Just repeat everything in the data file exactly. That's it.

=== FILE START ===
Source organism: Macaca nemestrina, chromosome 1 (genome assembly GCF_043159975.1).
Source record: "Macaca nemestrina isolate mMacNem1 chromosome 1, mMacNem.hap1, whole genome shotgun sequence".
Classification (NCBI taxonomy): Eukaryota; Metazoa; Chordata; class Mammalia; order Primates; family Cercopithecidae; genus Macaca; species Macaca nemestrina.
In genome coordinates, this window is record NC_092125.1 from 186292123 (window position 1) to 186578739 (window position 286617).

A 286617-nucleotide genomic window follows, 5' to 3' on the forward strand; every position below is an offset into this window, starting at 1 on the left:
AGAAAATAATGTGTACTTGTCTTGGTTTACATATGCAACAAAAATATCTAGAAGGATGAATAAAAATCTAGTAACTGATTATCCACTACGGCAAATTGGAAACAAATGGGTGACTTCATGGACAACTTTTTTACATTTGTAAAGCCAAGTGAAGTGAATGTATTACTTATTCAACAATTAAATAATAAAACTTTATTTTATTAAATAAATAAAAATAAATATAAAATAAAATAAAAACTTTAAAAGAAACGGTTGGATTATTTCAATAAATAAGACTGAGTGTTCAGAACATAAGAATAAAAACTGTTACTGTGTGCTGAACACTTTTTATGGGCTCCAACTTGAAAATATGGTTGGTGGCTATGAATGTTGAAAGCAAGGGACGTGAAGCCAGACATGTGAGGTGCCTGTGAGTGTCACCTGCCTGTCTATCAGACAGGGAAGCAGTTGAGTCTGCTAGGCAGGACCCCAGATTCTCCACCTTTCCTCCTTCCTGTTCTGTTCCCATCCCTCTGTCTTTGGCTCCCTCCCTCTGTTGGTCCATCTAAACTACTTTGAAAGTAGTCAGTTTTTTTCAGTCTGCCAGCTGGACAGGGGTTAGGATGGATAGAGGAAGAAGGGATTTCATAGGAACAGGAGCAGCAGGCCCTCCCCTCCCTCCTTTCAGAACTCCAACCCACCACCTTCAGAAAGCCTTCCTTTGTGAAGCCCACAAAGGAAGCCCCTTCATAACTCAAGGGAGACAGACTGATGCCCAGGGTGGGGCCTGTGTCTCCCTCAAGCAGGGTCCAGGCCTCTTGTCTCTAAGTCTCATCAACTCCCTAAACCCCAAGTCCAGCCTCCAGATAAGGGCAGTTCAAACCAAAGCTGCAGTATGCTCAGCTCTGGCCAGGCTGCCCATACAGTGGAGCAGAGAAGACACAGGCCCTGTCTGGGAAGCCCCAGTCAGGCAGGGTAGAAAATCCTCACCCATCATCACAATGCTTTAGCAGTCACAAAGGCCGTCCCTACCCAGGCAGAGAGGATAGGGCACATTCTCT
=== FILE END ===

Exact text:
Source organism: Macaca nemestrina, chromosome 1 (genome assembly GCF_043159975.1).
Source record: "Macaca nemestrina isolate mMacNem1 chromosome 1, mMacNem.hap1, whole genome shotgun sequence".
Classification (NCBI taxonomy): Eukaryota; Metazoa; Chordata; class Mammalia; order Primates; family Cercopithecidae; genus Macaca; species Macaca nemestrina.
In genome coordinates, this window is record NC_092125.1 from 186292123 (window position 1) to 186578739 (window position 286617).

A 286617-nucleotide genomic window follows, 5' to 3' on the forward strand; every position below is an offset into this window, starting at 1 on the left:
AGAAAATAATGTGTACTTGTCTTGGTTTACATATGCAACAAAAATATCTAGAAGGATGAATAAAAATCTAGTAACTGATTATCCACTACGGCAAATTGGAAACAAATGGGTGACTTCATGGACAACTTTTTTACATTTGTAAAGCCAAGTGAAGTGAATGTATTACTTATTCAACAATTAAATAATAAAACTTTATTTTATTAAATAAATAAAAATAAATATAAAATAAAATAAAAACTTTAAAAGAAACGGTTGGATTATTTCAATAAATAAGACTGAGTGTTCAGAACATAAGAATAAAAACTGTTACTGTGTGCTGAACACTTTTTATGGGCTCCAACTTGAAAATATGGTTGGTGGCTATGAATGTTGAAAGCAAGGGACGTGAAGCCAGACATGTGAGGTGCCTGTGAGTGTCACCTGCCTGTCTATCAGACAGGGAAGCAGTTGAGTCTGCTAGGCAGGACCCCAGATTCTCCACCTTTCCTCCTTCCTGTTCTGTTCCCATCCCTCTGTCTTTGGCTCCCTCCCTCTGTTGGTCCATCTAAACTACTTTGAAAGTAGTCAGTTTTTTTCAGTCTGCCAGCTGGACAGGGGTTAGGATGGATAGAGGAAGAAGGGATTTCATAGGAACAGGAGCAGCAGGCCCTCCCCTCCCTCCTTTCAGAACTCCAACCCACCACCTTCAGAAAGCCTTCCTTTGTGAAGCCCACAAAGGAAGCCCCTTCATAACTCAAGGGAGACAGACTGATGCCCAGGGTGGGGCCTGTGTCTCCCTCAAGCAGGGTCCAGGCCTCTTGTCTCTAAGTCTCATCAACTCCCTAAACCCCAAGTCCAGCCTCCAGATAAGGGCAGTTCAAACCAAAGCTGCAGTATGCTCAGCTCTGGCCAGGCTGCCCATACAGTGGAGCAGAGAAGACACAGGCCCTGTCTGGGAAGCCCCAGTCAGGCAGGGTAGAAAATCCTCACCCATCATCACAATGCTTTAGCAGTCACAAAGGCCGTCCCTACCCAGGCAGAGAGGATAGGGCACATTCTCT